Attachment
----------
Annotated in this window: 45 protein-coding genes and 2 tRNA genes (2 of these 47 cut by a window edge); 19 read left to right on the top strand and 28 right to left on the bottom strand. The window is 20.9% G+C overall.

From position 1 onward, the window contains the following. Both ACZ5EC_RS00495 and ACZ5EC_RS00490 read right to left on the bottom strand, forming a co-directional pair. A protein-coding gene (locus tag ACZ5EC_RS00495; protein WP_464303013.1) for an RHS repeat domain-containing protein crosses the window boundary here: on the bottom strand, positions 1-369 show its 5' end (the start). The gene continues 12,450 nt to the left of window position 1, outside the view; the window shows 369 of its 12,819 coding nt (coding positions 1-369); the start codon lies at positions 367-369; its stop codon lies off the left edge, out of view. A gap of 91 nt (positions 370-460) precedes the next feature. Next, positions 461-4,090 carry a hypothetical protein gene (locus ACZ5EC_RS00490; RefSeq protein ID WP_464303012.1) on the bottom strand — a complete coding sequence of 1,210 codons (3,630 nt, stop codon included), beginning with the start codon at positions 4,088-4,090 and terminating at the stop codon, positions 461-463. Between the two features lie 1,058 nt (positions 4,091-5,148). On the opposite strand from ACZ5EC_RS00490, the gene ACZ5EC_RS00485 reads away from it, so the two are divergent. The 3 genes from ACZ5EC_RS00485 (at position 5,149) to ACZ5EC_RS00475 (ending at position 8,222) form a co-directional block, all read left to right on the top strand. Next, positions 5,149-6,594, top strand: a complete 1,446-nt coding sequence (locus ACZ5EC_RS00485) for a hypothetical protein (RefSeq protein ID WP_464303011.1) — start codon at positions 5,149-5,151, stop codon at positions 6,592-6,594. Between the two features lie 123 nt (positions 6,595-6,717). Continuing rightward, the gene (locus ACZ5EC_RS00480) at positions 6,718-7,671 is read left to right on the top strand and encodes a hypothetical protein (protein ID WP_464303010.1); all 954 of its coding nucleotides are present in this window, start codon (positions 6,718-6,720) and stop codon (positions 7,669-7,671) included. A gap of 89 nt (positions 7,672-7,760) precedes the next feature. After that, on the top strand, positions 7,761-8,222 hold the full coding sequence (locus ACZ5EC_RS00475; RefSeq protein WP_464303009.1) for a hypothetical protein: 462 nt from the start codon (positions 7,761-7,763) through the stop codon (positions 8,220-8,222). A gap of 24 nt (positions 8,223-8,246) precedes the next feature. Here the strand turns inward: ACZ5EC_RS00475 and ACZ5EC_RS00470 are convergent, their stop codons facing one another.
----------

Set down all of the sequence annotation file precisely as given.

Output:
Annotated in this window: 45 protein-coding genes and 2 tRNA genes (2 of these 47 cut by a window edge); 19 read left to right on the top strand and 28 right to left on the bottom strand. The window is 20.9% G+C overall.

From position 1 onward, the window contains the following. Both ACZ5EC_RS00495 and ACZ5EC_RS00490 read right to left on the bottom strand, forming a co-directional pair. A protein-coding gene (locus tag ACZ5EC_RS00495; protein WP_464303013.1) for an RHS repeat domain-containing protein crosses the window boundary here: on the bottom strand, positions 1-369 show its 5' end (the start). The gene continues 12,450 nt to the left of window position 1, outside the view; the window shows 369 of its 12,819 coding nt (coding positions 1-369); the start codon lies at positions 367-369; its stop codon lies off the left edge, out of view. A gap of 91 nt (positions 370-460) precedes the next feature. Next, positions 461-4,090 carry a hypothetical protein gene (locus ACZ5EC_RS00490; RefSeq protein ID WP_464303012.1) on the bottom strand — a complete coding sequence of 1,210 codons (3,630 nt, stop codon included), beginning with the start codon at positions 4,088-4,090 and terminating at the stop codon, positions 461-463. Between the two features lie 1,058 nt (positions 4,091-5,148). On the opposite strand from ACZ5EC_RS00490, the gene ACZ5EC_RS00485 reads away from it, so the two are divergent. The 3 genes from ACZ5EC_RS00485 (at position 5,149) to ACZ5EC_RS00475 (ending at position 8,222) form a co-directional block, all read left to right on the top strand. Next, positions 5,149-6,594, top strand: a complete 1,446-nt coding sequence (locus ACZ5EC_RS00485) for a hypothetical protein (RefSeq protein ID WP_464303011.1) — start codon at positions 5,149-5,151, stop codon at positions 6,592-6,594. Between the two features lie 123 nt (positions 6,595-6,717). Continuing rightward, the gene (locus ACZ5EC_RS00480) at positions 6,718-7,671 is read left to right on the top strand and encodes a hypothetical protein (protein ID WP_464303010.1); all 954 of its coding nucleotides are present in this window, start codon (positions 6,718-6,720) and stop codon (positions 7,669-7,671) included. A gap of 89 nt (positions 7,672-7,760) precedes the next feature. After that, on the top strand, positions 7,761-8,222 hold the full coding sequence (locus ACZ5EC_RS00475; RefSeq protein WP_464303009.1) for a hypothetical protein: 462 nt from the start codon (positions 7,761-7,763) through the stop codon (positions 8,220-8,222). A gap of 24 nt (positions 8,223-8,246) precedes the next feature. Here the strand turns inward: ACZ5EC_RS00475 and ACZ5EC_RS00470 are convergent, their stop codons facing one another.